Urgent for Care: Can Missouri's Poorest County Keep Its Hospital Alive?

Over 80 rural hospitals have closed across the country since 2010. In 2013, the lone public hospital in Pemiscot County, Missouri was nearly one of them.

An emergency loan, service cuts and some ingenuity kept it running for the time being. But it will take a herculean effort on the local, state and federal levels for this 18,000 person county to keep its access to health care close to home.

 

When the hospital closed in rural Ellington, Missouri, a town of about 1,000, the community lost its only emergency room, too. 

That was 2016. That same year, a local farmer had a heart attack.


It’s a familiar story in rural America. Four years ago the Pemiscot County hospital, the lone public hospital in Missouri’s poorest county, nearly closed. What’s keeping it in business today has also become increasingly common in rural healthcare: relationships with a handful of local pharmacies.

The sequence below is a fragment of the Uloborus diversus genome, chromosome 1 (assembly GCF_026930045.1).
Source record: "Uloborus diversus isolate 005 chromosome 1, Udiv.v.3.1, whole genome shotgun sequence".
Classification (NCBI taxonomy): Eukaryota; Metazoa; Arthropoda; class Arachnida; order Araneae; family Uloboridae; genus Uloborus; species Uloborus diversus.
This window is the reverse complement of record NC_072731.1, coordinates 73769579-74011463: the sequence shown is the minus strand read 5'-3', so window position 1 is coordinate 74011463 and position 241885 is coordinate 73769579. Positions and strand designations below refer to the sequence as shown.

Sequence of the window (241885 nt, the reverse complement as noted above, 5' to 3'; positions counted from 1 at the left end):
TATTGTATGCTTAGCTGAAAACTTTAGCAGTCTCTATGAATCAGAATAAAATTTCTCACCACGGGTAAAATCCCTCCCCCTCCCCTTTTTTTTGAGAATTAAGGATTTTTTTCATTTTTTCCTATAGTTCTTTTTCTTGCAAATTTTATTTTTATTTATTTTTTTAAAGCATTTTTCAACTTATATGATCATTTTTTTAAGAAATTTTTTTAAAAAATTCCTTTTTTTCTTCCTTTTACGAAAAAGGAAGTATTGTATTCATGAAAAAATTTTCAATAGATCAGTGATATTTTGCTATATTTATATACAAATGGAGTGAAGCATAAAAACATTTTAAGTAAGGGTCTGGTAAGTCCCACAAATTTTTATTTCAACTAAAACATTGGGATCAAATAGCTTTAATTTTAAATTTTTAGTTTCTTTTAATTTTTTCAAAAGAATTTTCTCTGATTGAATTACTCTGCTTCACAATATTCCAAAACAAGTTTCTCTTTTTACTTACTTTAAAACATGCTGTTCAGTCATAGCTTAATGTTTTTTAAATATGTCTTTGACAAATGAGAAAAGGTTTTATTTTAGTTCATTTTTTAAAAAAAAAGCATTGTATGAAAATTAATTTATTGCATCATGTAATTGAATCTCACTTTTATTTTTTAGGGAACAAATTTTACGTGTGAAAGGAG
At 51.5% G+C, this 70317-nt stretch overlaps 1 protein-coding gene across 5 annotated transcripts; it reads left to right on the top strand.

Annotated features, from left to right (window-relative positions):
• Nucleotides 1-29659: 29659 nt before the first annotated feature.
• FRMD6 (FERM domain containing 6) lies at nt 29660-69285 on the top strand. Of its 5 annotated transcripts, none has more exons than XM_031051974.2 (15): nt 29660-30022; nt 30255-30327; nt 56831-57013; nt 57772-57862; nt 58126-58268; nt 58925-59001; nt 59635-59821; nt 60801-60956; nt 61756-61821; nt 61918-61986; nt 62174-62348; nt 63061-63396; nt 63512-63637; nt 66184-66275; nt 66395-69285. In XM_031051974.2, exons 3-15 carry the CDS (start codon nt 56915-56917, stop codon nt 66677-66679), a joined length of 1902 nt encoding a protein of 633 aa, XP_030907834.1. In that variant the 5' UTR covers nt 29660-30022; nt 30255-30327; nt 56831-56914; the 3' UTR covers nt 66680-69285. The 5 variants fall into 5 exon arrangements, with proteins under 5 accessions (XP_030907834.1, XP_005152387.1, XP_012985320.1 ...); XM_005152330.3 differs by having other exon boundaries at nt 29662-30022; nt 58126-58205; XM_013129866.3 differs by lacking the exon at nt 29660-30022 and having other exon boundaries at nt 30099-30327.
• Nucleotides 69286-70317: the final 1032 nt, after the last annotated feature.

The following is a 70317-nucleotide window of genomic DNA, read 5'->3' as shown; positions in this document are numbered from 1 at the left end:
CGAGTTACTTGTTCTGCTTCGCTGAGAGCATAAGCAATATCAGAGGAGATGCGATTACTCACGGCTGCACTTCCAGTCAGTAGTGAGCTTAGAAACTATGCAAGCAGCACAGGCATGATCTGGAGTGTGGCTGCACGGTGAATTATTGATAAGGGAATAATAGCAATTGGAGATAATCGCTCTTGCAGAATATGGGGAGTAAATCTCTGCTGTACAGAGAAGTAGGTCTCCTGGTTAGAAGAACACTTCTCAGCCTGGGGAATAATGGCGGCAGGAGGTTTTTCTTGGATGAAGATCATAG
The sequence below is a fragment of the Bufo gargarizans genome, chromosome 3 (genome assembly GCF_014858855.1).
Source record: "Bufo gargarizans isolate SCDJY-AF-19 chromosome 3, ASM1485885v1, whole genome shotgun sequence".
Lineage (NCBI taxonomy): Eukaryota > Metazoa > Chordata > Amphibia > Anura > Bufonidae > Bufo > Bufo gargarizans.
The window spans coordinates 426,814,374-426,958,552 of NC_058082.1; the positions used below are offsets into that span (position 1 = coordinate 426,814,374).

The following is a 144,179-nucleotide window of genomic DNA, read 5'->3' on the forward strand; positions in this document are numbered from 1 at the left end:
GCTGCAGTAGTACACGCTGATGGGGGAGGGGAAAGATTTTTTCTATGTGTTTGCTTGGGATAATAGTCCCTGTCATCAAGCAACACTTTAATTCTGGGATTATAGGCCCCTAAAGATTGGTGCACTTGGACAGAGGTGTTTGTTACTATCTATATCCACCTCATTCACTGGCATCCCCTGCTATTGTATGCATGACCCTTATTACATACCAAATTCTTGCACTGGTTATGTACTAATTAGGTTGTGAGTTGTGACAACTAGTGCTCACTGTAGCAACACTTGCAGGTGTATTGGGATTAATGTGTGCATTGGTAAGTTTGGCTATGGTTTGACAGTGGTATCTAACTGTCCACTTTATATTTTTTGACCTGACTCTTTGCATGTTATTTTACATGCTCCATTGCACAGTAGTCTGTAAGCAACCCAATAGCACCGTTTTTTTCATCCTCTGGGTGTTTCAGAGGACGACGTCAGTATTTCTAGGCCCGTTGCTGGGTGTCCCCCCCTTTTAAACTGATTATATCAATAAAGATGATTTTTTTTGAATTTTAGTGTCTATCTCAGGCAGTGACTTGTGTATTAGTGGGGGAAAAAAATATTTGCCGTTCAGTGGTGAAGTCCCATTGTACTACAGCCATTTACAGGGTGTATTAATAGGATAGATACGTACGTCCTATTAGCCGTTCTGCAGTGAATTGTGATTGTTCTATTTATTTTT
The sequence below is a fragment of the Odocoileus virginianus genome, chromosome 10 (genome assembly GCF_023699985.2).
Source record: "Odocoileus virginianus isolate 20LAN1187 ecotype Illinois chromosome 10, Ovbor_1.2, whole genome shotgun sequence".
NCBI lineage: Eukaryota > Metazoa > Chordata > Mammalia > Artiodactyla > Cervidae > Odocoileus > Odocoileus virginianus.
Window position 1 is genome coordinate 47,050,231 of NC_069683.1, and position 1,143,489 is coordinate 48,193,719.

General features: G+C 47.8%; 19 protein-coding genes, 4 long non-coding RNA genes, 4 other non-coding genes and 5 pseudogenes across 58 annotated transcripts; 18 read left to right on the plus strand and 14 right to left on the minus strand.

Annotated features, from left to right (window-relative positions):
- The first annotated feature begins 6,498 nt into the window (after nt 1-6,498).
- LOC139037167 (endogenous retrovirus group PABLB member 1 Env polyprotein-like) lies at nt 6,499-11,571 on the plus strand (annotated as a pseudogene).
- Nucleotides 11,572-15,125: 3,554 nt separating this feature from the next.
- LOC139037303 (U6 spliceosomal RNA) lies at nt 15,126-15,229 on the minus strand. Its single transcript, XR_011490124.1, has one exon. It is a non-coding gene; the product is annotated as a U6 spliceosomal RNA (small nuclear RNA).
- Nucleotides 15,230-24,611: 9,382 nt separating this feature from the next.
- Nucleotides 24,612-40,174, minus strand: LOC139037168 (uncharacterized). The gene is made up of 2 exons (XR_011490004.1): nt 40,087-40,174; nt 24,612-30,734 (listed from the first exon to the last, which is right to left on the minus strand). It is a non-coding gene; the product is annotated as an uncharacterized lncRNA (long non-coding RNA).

No one at the hospital in Fulton, Missouri (population 12,790) had ever heard of a management consultant named Jorge Perez until he showed up at its potluck in September.


When Sarah Scantling went into labor this summer, she had to drive 30 miles and across state lines.

Three years earlier, the only maternity ward where she lives in Pemiscot County, Missouri closed down. Scantling had to choose between a handful of other hospitals in the region between 20 and 70 miles away. She chose to give birth in the hospital in Dyersburg, Tennessee.


$1.25 million.

That’s the size of the bill that could have shuttered the only public hospital in rural Pemiscot County, Missouri in August 2013.

For the hundreds of rural hospitals struggling to stay in business, health policy decisions made in Washington D.C. this summer could make survival a lot tougher.